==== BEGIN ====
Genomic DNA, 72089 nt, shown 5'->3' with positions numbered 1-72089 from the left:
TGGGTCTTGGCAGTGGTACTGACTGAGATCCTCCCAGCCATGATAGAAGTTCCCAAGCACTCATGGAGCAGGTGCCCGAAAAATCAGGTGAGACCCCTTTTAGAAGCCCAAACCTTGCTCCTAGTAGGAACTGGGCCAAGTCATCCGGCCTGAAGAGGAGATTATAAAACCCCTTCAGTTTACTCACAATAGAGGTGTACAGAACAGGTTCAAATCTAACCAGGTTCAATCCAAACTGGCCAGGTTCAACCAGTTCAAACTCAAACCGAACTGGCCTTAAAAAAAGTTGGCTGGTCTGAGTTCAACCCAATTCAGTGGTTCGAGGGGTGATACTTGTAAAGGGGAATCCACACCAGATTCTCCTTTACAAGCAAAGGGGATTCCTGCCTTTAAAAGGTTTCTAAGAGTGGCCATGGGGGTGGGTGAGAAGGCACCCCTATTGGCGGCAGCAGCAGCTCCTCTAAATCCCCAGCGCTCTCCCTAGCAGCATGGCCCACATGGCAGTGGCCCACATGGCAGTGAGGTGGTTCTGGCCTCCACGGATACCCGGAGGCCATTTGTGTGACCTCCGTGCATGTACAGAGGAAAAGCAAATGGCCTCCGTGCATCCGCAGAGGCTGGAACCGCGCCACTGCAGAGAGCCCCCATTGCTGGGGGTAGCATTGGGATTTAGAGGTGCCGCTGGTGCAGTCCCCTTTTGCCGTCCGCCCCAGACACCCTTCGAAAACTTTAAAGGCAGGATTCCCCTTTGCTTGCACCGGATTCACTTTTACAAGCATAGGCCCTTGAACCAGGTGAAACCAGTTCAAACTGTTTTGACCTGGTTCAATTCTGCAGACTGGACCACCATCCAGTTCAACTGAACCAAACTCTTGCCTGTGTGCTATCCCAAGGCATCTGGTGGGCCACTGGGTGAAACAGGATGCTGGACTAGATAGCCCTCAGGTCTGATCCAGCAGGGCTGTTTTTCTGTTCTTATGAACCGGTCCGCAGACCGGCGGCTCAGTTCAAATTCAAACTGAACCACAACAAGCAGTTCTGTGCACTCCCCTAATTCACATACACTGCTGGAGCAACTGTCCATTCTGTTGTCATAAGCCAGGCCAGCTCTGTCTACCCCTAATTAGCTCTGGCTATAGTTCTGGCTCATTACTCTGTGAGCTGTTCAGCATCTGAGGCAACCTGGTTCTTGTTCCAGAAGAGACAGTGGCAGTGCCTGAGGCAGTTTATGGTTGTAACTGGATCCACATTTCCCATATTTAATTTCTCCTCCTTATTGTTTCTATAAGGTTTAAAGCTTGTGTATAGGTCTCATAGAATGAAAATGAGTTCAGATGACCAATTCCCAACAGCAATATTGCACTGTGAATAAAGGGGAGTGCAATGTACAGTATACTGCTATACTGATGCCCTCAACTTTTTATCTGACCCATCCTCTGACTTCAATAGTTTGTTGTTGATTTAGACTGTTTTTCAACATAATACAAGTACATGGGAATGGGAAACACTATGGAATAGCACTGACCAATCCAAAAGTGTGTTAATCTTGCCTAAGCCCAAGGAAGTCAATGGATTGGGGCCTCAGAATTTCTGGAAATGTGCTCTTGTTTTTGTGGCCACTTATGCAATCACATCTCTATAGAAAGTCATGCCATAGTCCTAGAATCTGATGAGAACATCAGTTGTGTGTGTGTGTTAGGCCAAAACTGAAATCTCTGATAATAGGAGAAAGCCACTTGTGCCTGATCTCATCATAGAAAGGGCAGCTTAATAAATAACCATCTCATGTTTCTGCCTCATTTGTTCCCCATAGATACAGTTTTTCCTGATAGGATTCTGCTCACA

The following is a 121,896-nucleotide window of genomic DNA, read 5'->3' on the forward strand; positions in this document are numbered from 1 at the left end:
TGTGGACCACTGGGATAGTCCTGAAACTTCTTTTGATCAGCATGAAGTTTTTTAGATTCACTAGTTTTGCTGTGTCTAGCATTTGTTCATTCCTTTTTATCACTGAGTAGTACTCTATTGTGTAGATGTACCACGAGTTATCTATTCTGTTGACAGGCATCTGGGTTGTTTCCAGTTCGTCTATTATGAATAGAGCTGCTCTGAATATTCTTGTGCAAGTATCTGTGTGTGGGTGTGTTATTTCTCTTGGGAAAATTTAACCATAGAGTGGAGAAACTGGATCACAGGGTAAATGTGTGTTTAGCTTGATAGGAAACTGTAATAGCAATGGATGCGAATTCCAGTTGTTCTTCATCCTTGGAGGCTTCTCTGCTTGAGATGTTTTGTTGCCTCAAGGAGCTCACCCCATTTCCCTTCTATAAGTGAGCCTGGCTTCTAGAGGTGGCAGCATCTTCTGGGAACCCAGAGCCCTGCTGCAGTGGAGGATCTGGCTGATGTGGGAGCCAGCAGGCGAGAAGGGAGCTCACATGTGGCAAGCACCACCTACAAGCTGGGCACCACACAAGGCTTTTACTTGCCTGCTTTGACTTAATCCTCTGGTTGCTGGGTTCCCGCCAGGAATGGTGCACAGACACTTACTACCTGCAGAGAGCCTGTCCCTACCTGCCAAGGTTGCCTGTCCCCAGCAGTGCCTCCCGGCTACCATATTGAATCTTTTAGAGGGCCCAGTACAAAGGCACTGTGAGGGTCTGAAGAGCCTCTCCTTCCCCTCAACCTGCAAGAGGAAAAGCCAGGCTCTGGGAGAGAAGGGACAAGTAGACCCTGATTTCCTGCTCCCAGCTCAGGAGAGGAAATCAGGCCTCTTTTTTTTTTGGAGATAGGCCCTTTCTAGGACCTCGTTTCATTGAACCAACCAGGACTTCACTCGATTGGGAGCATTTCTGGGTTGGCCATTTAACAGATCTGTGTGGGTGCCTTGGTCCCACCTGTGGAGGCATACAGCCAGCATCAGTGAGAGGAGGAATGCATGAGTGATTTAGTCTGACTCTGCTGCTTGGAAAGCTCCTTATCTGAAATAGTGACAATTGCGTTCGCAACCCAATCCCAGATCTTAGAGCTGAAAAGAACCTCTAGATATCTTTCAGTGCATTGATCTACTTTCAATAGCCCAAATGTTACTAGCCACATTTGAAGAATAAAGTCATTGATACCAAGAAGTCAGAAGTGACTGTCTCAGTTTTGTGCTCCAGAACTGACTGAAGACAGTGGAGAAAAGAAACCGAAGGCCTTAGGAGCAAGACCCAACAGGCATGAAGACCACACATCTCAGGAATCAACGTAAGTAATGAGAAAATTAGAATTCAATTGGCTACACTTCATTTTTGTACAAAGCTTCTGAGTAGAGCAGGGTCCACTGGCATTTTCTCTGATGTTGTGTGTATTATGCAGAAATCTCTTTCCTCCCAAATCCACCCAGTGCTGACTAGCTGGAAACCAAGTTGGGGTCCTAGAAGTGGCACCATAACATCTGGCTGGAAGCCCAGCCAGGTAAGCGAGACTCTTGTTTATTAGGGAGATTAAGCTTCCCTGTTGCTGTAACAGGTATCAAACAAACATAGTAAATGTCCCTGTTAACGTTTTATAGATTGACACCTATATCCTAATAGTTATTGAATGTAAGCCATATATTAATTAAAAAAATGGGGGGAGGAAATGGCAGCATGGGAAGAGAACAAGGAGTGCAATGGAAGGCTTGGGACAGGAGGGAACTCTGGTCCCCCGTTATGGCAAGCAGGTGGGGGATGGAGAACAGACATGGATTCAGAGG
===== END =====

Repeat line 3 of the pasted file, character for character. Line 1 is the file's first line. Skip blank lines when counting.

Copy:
The following is a 121,896-nucleotide window of genomic DNA, read 5'->3' on the forward strand; positions in this document are numbered from 1 at the left end: